Average Doncaster household could spend more than £3,500 per year on energy from October

The average household in Doncaster could spend more than £3,500 per year on their energy bill when the new price cap comes into effect in October.
Watch more of our videos on Shots! 
and live on Freeview channel 276
Visit Shots! now

Ofgem, the UK's energy regulator, announced last week that it will increase the energy price cap from October 1.

It means the maximum price a supplier can charge for electricity will rise on average from 28p per kilowatt-hour (kWh) to 52p per kWh, while gas will increase from 7p to 15p per kWh.

Hide Ad
Hide Ad

Including standing charges, it means the average household's energy costs on a variable tariff in the UK will increase by 80 per cent – from £1,971 to £3,549 per year.

Electricity will rise on average from 28p per kilowatt-hour (kWh) to 52p per kWh, while gas will increase from 7p to 15p per kWhElectricity will rise on average from 28p per kilowatt-hour (kWh) to 52p per kWh, while gas will increase from 7p to 15p per kWh
Electricity will rise on average from 28p per kilowatt-hour (kWh) to 52p per kWh, while gas will increase from 7p to 15p per kWh

Energy charity National Energy Action said millions now face a "big freeze" and urged the Government to act immediately to provide greater support ahead of the winter.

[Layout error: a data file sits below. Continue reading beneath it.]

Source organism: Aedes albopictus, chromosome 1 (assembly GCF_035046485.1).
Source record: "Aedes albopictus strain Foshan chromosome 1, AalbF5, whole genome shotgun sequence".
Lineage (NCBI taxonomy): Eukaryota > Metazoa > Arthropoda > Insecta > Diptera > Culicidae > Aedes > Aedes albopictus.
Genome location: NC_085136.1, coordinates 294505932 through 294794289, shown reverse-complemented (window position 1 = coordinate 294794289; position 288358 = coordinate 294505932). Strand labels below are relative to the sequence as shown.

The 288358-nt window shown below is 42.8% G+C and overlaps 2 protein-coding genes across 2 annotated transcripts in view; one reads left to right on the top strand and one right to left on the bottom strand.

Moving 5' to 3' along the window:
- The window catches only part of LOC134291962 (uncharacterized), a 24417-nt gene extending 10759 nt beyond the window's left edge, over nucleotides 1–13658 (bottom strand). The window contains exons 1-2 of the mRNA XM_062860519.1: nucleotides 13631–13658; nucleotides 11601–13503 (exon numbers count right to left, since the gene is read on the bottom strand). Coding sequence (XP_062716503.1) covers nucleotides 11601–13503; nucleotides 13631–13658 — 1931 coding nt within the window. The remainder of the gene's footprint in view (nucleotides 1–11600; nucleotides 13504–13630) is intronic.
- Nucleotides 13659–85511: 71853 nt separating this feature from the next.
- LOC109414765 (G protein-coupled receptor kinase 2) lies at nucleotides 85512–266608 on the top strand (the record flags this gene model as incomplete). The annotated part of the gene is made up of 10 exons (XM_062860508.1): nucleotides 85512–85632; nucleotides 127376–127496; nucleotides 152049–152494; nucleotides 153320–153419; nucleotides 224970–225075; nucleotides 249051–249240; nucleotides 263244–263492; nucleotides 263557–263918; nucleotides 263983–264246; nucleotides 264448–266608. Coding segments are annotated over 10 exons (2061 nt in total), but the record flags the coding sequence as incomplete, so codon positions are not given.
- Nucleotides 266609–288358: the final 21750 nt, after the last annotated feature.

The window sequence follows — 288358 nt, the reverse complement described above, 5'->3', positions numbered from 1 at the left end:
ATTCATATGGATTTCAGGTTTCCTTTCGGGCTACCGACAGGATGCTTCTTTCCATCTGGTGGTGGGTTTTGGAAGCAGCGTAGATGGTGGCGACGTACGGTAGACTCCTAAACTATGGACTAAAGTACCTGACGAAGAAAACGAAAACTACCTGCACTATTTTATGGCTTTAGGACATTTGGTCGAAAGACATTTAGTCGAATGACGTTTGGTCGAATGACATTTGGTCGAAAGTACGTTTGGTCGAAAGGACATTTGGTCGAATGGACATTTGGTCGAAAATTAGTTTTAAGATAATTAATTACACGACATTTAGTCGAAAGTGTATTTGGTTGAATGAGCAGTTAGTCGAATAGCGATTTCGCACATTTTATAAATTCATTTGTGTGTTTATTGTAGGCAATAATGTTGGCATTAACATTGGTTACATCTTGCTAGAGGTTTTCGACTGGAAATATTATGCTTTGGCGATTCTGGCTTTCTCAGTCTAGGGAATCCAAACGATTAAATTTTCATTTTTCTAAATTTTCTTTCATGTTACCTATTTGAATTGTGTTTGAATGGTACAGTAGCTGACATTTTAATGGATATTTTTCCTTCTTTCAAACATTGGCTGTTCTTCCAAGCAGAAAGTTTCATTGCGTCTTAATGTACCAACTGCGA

Read More
Action group to hold Doncaster protest march against rocketing energy bills

Department for Business, Energy and Industrial Strategy figures show the average household in Doncaster used a median amount of around 2,733.8 kWh of electricity and 12,550.41 kWh of gas in 2020.

A kWh is the amount of energy required to provide one kilowatt of power for one hour and the median – the middle number in a series – is used to ensure the figures are not skewed by extreme highs or lows.

Hide Ad
Hide Ad

At current prices, it means the average household on a variable tariff in the area would be paying around £1,910 per year to heat and fuel their home. But when the price cap increases in October, this will soar to approximately £3,570.

Households on a fixed tariff will pay for energy at their current rate until the term comes to an end.

Adam Scorer, NEA chief executive, said the scale of harm caused by soaring prices needs to sink in and that warm homes will be a "pipe dream" for many.

"Without bold action to support the most vulnerable and those on the lowest incomes, this will effectively prise their fingers from the cliff edge and push them over the precipice.

Hide Ad
Hide Ad

Households need mon ey in their pockets to weather this storm or we are going to see millions in dangerously cold homes, suffering in misery with unimaginable debt and ill health."

Energy consultancy firm Cornwall Insights expects the price cap to rise dramatically again in January and April .

It would mean annual domestic fuel costs will have more than tripled in one year.

Torsten Bell, chief executive of the Resolution Foundation, a think tank focused on improving living standards, said Britain is on course for a "winter catastrophe" that poses a serious threat to families' physical and financial health.

Mr Bell added: "Big bill reductions combined with solidarity taxes, or throwing the kitchen sink at a brand-new social tariff scheme, should be the focus for whoever becomes the next Prime Minister."

A Government spokesperson said direct financial aid, targeted at the most vulnerable, will "continue to reach people's pockets in the weeks and months ahead", and that preparations have been made so that this support can be implemented as quickly as possible when the new Prime Minister is in place.